Stepping across the Huon Valley boat shed threshold the heady earthy scent of Huon Pine invades my senses. I’m immediately transported back to the sawdust-rich floor of my grandfather’s workshop where my siblings and cousins would tumble in the dust during our annual holidays. Grandad’s lathe, along with his ubiquitous gemstone tumbler, created background harmonies to the squeals of a generation of carefree kids unconstrained by today’s micro-managed playtime attitudes.
Walking around the workshop at Tasmania’s Wooden Boat Centre, it feels as though I’ve stepped back in time to my Grandfathers era. Dominating the large workshop amidst the sawdust strewn floor, bathed in light from overhead skylights, is the elegant hull of a handcrafted Huon Pine motor cruiser. With her beguiling lines, I run my hands along her sensuous curves, bending close to immerse myself in her raw timber aroma. Incomplete now, it’s evident she will eventually be a head turner on the water.
The Huon River
Outside beneath a drizzly autumn sky, I wander along the rustic timber dock of the adjacent marina. On the Huon River at Franklin south of Hobart, classic wooden boats are tied alongside, many with similar features to the Cloudy Bay 36 vessel under construction inside. Graceful clinker dinghies, lines secured ashore beyond the reeds, bob beneath the open-sided boat shed. Far from the bustle of Hobart just 15nm northwards, the silence is intermittently broken by machinery sounds emanating from students inside the boat shed working towards their Diplomas in Wooden Boatbuilding.
With a strong and proud tradition of boat building the Huon River region has much to entice boat owners. The shoreline holds a plethora of protected coves and bays dotted with picturesque uncrowded anchorages. While the western skyline is dominated by the sometimes snow-capped craggy peaks of Hartz Mountains National Park, down at sea level, fruit orchards and vineyards tumble down to the shore. Bruny Island to the east provides protection from offshore swells, while the D’Entrecasteaux Channel allows access to the Huon River.
Port Cygnet and its village offer an interesting deviation upon leaving the Channel behind and heading upriver. On the Huon River itself near Shipwrights Point at Port Huon, the Kermandie Marina and Hotel provide an enticing destination for sailors. The River View Gallery and Wine Bar overlooking the marina and Huon Valley beyond has a terrific selection of Tasmanian wines. Here you’ll find the sort of wholesome old-fashioned food and service the region is renowned for. Owned by yachtsman and Sydney businessman Sean Langman, the marina operates a delivery service for sailors who don’t have the time or inclination to sail their own yachts south across Bass Strait. It’s a clever idea that allows time-poor boat owners to enjoy cruising southern Tasmania without having to deal with the logistics of actually sailing the coastal passage themselves.
The Huon River is navigable for shallow draft vessels all the way to Huonville, with appropriate caution and local knowledge. A more realistic option however for most yacht owners, would be to load the dinghy for a day trip upstream beyond the aforementioned Wooden Boat Centre.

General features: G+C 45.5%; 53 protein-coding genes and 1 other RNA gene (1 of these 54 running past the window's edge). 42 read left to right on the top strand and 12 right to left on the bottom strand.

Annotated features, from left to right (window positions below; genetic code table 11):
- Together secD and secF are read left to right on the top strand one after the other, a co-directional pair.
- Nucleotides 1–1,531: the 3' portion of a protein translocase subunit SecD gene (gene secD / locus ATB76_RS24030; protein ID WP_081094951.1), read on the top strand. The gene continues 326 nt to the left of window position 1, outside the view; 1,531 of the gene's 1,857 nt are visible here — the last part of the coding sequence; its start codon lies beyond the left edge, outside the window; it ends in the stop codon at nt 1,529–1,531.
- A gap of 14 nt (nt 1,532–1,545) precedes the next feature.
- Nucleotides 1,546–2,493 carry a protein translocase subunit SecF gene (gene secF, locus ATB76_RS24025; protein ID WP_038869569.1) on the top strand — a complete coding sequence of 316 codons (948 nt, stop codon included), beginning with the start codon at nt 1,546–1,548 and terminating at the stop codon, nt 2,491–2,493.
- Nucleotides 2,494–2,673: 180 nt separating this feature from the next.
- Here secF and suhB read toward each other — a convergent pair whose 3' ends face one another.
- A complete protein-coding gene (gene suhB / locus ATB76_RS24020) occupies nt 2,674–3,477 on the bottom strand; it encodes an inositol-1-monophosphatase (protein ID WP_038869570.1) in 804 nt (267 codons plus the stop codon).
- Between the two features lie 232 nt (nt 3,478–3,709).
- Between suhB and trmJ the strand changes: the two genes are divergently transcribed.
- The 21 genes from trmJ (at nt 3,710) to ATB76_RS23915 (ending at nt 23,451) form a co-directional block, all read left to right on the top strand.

Northwards of where the Huon River and the D’Entrecasteaux Channel meet, Little Oyster Cove and the town of Kettering offer sheltered anchorage and marinas. The Bruny Island car ferry departs from here.
Southwards, and Port Esperance has the town of Dover at its centre. The Port Esperance Sailing Club has an active membership base, holding a well supported sailing regatta each April. Further south at Southport, with Cape Bruny and its historic island based lighthouse visible, shallow draft vessels can navigate the Lune River, a location regularly featured in Tasmanian Archibald Prize winning artist Geoff Dyer’s work. A monument at Southport Bluff commemorates a shameful episode of the convict era, when a transport ship was wrecked and guards refused to release convicts from their shackles, allowing all to drown.
Southern Tasmania weather
According to Cruising Tasmania author J Brettingham-Moore, Tasmania’s weather is largely controlled by the passage, from west to east, of low-pressure systems. During the summer, which is the best time to cruise, the cold fronts associated with these systems generally pass south of Tasmania, causing predominantly westerly winds. Brettingham-Moore quotes a soothing statistic to ease a cruising sailors anxiety levels: during summer and autumn, winds in excess of 35 knots occur less than 4% of the time.
Though for sailors who don’t mind a little crispness in the air, calm winter days between low pressure systems offer glassed-out water and calm conditions. With the auxiliary engine doing double time as cabin heater, southern Tasmania in winter can also reward the cruising sailor. Tucked deep into a forested cove, with a hearty pot of soup on the stove wafting through the cabin and a bottle of Tasmanian Shiraz on hand, it’s just how I imagine the future owner of that Cloudy Bay 36 whiling away many enjoyable years.
Kermandie Marina at Port Huon is accessible by a marked channel. Recently upgraded with floating docks and a haul out facility, there’s an indoor heated swimming pool next door. The art deco styled Kermandie Hotel overlooks the Huon River and marina, serving breakfast lunch and dinner.
Huon Hwy Port Huon Ph 03 6297 1052
Wooden Boat Centre at Franklin is upstream from Port Huon, approximately halfway to Huonville, requires local knowledge to navigate the river. Visitors are welcome to call into the Wooden Boat Discovery Centre. Ph 03 6266 3586
Oyster Cove Marina at Kettering expanded their marina facilities a few years back. Ph 03 6267 4418